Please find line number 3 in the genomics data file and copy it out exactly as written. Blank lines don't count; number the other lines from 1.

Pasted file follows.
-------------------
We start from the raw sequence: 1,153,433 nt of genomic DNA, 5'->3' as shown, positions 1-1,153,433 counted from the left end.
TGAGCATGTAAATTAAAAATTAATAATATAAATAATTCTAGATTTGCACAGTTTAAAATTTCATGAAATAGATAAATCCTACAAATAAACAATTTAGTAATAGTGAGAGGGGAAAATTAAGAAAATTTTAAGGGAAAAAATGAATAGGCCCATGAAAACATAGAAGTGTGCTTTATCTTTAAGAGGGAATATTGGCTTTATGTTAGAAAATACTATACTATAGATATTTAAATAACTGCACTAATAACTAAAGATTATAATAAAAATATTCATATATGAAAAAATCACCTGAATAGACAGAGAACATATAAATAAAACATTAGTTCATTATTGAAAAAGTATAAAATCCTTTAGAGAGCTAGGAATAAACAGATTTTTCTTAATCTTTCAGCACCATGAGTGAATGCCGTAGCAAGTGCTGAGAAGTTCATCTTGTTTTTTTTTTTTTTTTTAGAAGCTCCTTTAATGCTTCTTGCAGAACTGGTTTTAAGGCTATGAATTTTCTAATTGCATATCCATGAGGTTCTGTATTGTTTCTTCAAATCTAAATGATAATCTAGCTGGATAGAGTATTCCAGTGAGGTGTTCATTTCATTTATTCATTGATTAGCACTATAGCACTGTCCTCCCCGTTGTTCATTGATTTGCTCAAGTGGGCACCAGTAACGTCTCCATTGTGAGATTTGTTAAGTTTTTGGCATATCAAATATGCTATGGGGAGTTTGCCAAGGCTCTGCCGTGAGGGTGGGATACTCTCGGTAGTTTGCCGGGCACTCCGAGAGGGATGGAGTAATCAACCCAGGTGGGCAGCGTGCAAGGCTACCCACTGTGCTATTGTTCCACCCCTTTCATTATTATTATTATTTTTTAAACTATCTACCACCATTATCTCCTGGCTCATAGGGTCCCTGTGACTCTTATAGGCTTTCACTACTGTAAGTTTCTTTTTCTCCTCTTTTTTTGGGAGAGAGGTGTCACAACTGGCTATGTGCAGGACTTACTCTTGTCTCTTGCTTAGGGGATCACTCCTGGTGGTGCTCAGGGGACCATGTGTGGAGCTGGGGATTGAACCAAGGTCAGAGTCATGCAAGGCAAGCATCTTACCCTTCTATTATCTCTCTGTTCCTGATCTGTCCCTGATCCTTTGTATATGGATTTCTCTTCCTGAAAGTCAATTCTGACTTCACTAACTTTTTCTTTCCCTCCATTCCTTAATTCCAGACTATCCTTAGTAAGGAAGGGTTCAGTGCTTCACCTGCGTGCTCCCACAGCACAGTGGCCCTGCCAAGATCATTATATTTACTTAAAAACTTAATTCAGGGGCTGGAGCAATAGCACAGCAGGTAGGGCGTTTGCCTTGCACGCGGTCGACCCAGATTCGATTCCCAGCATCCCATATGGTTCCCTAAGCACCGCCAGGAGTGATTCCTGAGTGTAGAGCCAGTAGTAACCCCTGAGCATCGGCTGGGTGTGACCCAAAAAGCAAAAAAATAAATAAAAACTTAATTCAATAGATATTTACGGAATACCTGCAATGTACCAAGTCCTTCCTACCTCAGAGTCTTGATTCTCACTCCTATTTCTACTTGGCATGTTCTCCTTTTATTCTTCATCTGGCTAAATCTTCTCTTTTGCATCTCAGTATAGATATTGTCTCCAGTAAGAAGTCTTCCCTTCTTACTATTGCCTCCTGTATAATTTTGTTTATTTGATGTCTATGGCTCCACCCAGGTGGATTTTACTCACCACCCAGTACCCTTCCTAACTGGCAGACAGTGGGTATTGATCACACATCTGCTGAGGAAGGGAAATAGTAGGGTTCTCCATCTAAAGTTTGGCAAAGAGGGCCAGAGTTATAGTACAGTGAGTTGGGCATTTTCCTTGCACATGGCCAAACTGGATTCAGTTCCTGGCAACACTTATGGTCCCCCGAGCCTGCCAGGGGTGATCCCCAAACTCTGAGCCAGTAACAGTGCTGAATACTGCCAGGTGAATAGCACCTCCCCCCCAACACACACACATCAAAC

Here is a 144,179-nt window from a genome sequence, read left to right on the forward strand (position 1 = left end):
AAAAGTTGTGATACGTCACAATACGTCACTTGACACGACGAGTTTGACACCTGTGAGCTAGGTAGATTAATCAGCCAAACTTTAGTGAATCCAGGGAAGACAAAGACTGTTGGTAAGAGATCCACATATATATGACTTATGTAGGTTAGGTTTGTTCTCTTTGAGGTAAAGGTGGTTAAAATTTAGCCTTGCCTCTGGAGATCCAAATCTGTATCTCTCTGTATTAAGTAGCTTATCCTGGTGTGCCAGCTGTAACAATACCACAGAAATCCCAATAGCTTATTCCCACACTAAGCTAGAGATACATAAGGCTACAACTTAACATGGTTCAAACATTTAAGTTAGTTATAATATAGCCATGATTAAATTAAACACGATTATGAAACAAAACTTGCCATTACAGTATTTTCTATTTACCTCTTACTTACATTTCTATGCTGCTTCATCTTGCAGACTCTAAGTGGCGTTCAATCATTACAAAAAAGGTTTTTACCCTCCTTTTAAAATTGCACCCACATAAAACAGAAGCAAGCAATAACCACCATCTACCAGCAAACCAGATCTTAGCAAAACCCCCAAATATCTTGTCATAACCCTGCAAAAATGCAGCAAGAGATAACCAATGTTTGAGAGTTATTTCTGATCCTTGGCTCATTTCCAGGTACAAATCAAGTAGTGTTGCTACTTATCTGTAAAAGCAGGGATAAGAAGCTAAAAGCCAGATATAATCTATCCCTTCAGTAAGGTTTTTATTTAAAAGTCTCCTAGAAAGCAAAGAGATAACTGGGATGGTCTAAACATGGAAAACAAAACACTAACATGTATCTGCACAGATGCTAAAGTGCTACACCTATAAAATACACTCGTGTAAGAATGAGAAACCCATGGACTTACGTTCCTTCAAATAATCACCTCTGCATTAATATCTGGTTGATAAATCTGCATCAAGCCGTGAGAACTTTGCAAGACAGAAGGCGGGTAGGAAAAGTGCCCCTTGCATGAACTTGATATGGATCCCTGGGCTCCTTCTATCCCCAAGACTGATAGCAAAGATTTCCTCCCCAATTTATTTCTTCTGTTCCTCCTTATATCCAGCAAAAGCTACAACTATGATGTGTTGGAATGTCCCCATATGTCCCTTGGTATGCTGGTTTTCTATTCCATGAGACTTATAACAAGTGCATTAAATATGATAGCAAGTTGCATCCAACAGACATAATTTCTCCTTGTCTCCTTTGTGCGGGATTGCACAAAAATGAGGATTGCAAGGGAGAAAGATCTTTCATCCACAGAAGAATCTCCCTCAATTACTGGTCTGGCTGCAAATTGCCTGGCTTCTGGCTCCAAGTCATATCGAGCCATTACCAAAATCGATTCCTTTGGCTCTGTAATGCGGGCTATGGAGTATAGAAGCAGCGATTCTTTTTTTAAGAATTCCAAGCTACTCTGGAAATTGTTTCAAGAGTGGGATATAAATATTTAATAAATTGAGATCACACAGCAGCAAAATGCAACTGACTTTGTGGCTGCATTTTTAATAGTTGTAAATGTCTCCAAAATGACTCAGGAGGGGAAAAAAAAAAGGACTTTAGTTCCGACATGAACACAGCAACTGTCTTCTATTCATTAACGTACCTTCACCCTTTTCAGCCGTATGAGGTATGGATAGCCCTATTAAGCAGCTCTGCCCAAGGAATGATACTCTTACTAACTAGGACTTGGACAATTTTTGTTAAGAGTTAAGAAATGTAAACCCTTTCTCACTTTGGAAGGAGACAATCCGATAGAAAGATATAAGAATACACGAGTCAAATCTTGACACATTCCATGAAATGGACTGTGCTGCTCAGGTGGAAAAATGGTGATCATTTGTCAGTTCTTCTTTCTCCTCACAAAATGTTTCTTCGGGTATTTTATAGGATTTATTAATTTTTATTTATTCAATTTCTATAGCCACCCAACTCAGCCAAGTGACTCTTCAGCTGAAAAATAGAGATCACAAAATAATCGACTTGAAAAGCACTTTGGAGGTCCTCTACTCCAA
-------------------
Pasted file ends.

Here is a 144,179-nt window from a genome sequence, read left to right on the forward strand (position 1 = left end):